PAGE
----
Freshness and Beautiful Phrasing from Manze in Beethoven’s Pastoral

United KingdomUnited Kingdom Walton, George Butterworth, Vaughan Williams, Beethoven: James Clark (violin), Royal Liverpool Philharmonic Orchestra/Andrew Manze, Guild Hall, City of Preston, Sunday 7.12. 2014  (MC)

Andrew Manze © Chris Christodoulou


Walton: Façade, Suite No. 1
George Butterworth: Two English Idylls
Vaughan Williams: The Lark Ascending
Beethoven: Symphony No. 6 ‘Pastoral

A number of long standing regulars at the Liverpool Phil series of concerts in Preston were passionately explaining how the orchestra used to play eight concerts in a season at the Guild Hall, a number reduced this season to a mere three with their much adored chief conductor Vasily Petrenko to conduct just a single concert. Those Liverpool Phil concerts were sell outs at the Guild Hall but sadly that is not the case today. However any collateral gloom hanging over Preston was soon lifted by the admirable conducting from Andrew Manze, returning to the Guild Hall as conductor almost a year to the day since his last appearance here with the Phil. Formally an acclaimed baroque violin soloist and early music specialist Manze has been making quite a name for himself in recent years, enjoying great acclaim for a number of stunning performances of Vaughan Williams symphonies.

 The first half, a programme of works by English composers, got off to an entertaining start with William Walton’s Suite No. 1 the composer’s own purely orchestral arrangement of his successful ‘Façade – An Entertainment’ in which Edith Sitwell poems are recited over instrumental accompaniment. With Walton’s jazzy melodies coming thick and fast the players were in their element providing exuberant and uplifting playing of this often madcap romp. George Butterworth aged only thirty-one was killed in action on the Somme a victim of the horrors of the First World War and left only a small output of works. Manze and his Liverpool players performed the charming Two English Idylls with all the sensitivity and integrity that Butterworth’s folk infused music deserved and the string and woodwind sections excelled with glorious oboe solos from Jonathan Small. One of the most enduringly popular works in all English music, Vaughan Williams The Lark Ascending was beautifully played by orchestra leader James Clark. Possibly as a result of the conductor’s period performance background Clarke’s use of vibrato was slightly more judicious than I expected but it was none the worse for that.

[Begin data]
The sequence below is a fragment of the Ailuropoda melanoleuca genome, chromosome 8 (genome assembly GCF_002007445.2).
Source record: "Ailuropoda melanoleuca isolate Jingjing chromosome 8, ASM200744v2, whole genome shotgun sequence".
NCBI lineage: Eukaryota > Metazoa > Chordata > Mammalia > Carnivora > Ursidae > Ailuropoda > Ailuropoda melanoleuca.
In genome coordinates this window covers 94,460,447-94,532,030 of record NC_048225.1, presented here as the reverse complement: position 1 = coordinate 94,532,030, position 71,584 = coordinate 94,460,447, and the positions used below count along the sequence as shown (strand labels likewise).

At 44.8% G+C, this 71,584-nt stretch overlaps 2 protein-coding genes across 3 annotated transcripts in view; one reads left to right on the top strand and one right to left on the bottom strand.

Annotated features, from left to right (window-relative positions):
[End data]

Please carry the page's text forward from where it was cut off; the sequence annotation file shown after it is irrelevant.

Beethoven’s Symphony No.6 Pastoral’ may be one of the most frequently encountered symphonies in the whole repertoire but it’s a difficult work to pull off in the concert hall. Manze’s thoughtful and engaging interpretation required a clean, clear string sound without overdoing the vibrato and beautifully blended woodwind with unruffled, colourful brass all combining to illumine the writing. Manze kept things simple eschewing any demanding challenging tempo selection and outlandish interpretative liberties. Especially notable was the opening movement ‘Awakening of cheerful feelings of life upon arrival in the countryside’ that felt as if Manze had opened the door to a bucolic Tyrolean vista. Compellingly evocative the ‘Scene by the Brook’ flowed genially and created an enchanting near dreamy mood. Throughout the silvery high strings excelled together with impressive individual and collective woodwind and brass contributions notably once again from oboist Jonathan Small and principal horn Timothy Jackson. I’m sure to hear more exciting performances of the ‘PastoralSymphony but few as fresh and beautifully phrased with everything feeling so cohesive under Manze.


Michael Cookson